An employee of an overprotective boss may start to feel incapable to make decisions without checking in first. They may miss out on opportunities to engage with other parts of the organization, they can experience limited space to showcase their skills, and ultimately will see a drop in their ability to influence and make pathways in the organization. If this sound like you, don’t let yourself be looked over because of your overprotective boss. Your biggest champion may be causing you to miss out on key wins.
Spotting an overprotective boss can be difficult; here are a few indicators that you may have an overprotective boss.
- Other teams call your boss to ask for your help as opposed to calling you direct.
- You have limited to no work tasks outside of the key deliverables that your boss set with you at the beginning of the year.
- Your development plan is distinctly tied to your current deliverables, and not future focused.
- Your boss speaks/answers on your behalf.
- You and your boss talk about your work load frequently; it’s a standard topic of discussion.
- You run seemingly normal decisions by your boss before committing to them or you hesitate to make decisions all together.
- Colleagues outside of your team ask you to check with your boss and circle back with the final answer, assuming the answer does not lie with you.
What you can do to get control of the situation
- Reclaim your development plan, use this as a way to reopen the conversation about what you are willing and wanting to take on.
- Find a short project opportunity with another team, let your boss know you want to take this on in addition to your current workload, and that you are willing to move things around and juggle your schedule to make it work.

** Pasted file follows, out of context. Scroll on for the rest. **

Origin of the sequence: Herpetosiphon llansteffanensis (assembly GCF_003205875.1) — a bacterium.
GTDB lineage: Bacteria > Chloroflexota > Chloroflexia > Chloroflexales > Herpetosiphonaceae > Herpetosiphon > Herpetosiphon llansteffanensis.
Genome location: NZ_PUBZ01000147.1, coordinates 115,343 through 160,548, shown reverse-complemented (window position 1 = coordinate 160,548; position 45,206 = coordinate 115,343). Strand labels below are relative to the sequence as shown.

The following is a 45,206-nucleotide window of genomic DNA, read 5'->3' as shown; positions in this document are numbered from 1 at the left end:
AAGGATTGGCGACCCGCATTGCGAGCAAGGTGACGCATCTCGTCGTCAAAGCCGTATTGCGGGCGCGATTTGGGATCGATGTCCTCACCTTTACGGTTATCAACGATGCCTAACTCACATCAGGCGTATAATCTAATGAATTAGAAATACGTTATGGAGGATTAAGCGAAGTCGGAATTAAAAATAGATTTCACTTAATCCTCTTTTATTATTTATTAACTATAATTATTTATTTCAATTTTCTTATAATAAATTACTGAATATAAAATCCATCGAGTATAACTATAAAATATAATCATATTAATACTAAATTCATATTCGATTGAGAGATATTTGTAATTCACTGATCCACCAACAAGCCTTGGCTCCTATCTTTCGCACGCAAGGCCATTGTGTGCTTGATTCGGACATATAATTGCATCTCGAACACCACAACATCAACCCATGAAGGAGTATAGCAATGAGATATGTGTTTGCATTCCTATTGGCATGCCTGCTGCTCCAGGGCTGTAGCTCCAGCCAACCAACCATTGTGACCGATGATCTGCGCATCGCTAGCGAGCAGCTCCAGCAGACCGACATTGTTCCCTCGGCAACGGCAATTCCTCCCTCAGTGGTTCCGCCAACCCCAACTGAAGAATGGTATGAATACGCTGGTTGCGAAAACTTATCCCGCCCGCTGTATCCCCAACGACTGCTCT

- Let your boss know that you want to get involved in additional opportunities, and make a formal addition to your key deliverables so it becomes official. You can title it “additional projects” to get the ball rolling.
- Jump in and answer requests and questions, don’t wait for your boss to answer. Try hard not to hesitate. This applies to emails, conference calls, and any other medium.
- Reframe conversations about your workload- move the conversation from being overly focused on time spent and hours worked, to contributions made.
- If your boss heroically shares that they blocked excess work from creeping into your life, let them know that you are not afraid of a little scope creep.
- Have a one to one talk with your boss where you acknowledge this situation head on, thank them for their concern but express your own concern around being held back as a result of their overprotective behavior. Come prepared to share where you would like to see things change.
While buffering a team from needless distractions is a good thing, actually a great thing, it is an art. If you are a manager shielding your team from the pain of the outside world it may be time to stop sheltering them and to start letting them learn how to master navigating the masses as you have done. Employees don’t require coddling; they require guidance, the support to achieve, and the space to make mistakes. If you are an employee of an overprotective manager and are just realizing the negative implications of this well intentioned behavior, now is the time to change that story.Don’t let your boss kill your career, its time for a rescue mission.
Bianca E. McCann, MHRIR